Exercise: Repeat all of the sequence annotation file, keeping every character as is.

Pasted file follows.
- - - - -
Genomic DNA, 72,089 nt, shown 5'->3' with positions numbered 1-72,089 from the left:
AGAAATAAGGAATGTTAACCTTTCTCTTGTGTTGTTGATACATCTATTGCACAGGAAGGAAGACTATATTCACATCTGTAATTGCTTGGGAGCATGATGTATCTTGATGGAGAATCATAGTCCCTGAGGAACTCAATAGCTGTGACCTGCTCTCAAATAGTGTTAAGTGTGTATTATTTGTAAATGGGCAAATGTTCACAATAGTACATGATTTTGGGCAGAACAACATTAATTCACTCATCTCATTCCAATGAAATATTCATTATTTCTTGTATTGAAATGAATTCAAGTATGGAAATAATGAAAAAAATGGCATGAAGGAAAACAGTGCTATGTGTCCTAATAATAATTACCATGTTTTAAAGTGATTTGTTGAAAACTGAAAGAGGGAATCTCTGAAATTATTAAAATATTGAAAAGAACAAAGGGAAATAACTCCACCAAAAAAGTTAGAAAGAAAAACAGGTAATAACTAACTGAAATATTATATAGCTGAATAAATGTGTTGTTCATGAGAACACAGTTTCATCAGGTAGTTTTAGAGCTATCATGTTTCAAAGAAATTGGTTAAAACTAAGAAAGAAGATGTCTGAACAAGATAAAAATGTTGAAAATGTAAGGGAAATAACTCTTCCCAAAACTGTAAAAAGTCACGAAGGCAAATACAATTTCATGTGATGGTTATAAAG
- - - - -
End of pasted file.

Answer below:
Genomic DNA, 72,089 nt, shown 5'->3' with positions numbered 1-72,089 from the left:
AGAAATAAGGAATGTTAACCTTTCTCTTGTGTTGTTGATACATCTATTGCACAGGAAGGAAGACTATATTCACATCTGTAATTGCTTGGGAGCATGATGTATCTTGATGGAGAATCATAGTCCCTGAGGAACTCAATAGCTGTGACCTGCTCTCAAATAGTGTTAAGTGTGTATTATTTGTAAATGGGCAAATGTTCACAATAGTACATGATTTTGGGCAGAACAACATTAATTCACTCATCTCATTCCAATGAAATATTCATTATTTCTTGTATTGAAATGAATTCAAGTATGGAAATAATGAAAAAAATGGCATGAAGGAAAACAGTGCTATGTGTCCTAATAATAATTACCATGTTTTAAAGTGATTTGTTGAAAACTGAAAGAGGGAATCTCTGAAATTATTAAAATATTGAAAAGAACAAAGGGAAATAACTCCACCAAAAAAGTTAGAAAGAAAAACAGGTAATAACTAACTGAAATATTATATAGCTGAATAAATGTGTTGTTCATGAGAACACAGTTTCATCAGGTAGTTTTAGAGCTATCATGTTTCAAAGAAATTGGTTAAAACTAAGAAAGAAGATGTCTGAACAAGATAAAAATGTTGAAAATGTAAGGGAAATAACTCTTCCCAAAACTGTAAAAAGTCACGAAGGCAAATACAATTTCATGTGATGGTTATAAAG